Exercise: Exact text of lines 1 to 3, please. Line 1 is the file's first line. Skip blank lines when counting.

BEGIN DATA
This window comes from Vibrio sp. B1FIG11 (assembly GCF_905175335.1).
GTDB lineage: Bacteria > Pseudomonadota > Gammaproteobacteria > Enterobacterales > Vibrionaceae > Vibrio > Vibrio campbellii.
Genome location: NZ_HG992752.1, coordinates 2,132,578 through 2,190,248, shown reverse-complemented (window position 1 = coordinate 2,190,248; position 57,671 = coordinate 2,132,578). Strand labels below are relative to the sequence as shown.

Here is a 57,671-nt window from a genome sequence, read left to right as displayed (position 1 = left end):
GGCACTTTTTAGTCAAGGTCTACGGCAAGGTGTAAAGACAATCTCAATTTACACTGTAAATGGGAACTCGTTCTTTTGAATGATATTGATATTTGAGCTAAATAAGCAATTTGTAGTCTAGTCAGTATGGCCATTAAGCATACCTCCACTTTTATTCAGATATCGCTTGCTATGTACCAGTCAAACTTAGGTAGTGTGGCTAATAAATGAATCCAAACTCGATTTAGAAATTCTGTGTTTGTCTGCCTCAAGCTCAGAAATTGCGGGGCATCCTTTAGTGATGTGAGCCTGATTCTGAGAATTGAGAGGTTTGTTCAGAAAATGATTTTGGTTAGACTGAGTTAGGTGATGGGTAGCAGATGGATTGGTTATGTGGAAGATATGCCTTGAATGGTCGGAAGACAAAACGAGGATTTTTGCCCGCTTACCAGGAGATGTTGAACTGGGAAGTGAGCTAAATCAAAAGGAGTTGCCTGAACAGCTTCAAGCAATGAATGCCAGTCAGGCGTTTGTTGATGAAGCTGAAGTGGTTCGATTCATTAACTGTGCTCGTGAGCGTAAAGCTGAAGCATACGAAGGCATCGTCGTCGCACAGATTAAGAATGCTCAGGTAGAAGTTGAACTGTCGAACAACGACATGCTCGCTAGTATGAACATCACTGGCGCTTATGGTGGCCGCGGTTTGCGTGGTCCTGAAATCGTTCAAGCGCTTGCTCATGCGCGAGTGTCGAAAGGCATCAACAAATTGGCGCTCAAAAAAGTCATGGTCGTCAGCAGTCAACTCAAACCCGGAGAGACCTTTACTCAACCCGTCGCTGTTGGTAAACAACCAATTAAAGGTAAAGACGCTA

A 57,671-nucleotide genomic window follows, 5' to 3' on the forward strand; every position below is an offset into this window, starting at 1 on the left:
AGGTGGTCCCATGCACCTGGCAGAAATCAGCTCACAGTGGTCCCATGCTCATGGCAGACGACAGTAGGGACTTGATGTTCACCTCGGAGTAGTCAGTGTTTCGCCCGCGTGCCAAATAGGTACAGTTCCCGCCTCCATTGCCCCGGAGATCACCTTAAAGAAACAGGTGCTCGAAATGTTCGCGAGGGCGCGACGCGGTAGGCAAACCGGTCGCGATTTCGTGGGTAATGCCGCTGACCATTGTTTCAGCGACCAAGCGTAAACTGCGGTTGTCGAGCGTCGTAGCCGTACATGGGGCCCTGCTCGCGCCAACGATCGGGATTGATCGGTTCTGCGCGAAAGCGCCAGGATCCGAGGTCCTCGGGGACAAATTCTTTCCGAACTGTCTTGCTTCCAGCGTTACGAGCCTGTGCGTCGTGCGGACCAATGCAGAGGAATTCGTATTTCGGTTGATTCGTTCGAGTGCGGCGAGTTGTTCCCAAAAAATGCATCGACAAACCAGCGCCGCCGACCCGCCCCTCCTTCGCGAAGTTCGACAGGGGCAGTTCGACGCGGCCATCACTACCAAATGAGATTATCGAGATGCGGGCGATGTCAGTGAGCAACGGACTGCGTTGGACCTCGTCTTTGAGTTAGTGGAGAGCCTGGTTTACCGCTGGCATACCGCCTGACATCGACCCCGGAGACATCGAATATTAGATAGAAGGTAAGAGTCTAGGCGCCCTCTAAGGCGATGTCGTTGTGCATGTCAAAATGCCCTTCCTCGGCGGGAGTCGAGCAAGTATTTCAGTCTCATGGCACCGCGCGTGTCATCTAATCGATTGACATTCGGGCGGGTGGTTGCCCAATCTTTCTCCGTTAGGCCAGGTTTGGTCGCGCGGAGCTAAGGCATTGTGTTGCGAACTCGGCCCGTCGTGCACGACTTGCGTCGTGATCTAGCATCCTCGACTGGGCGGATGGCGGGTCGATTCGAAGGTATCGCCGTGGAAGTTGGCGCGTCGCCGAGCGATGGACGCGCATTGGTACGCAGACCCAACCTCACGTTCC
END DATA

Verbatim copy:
This window comes from Vibrio sp. B1FIG11 (assembly GCF_905175335.1).
GTDB lineage: Bacteria > Pseudomonadota > Gammaproteobacteria > Enterobacterales > Vibrionaceae > Vibrio > Vibrio campbellii.
Genome location: NZ_HG992752.1, coordinates 2,132,578 through 2,190,248, shown reverse-complemented (window position 1 = coordinate 2,190,248; position 57,671 = coordinate 2,132,578). Strand labels below are relative to the sequence as shown.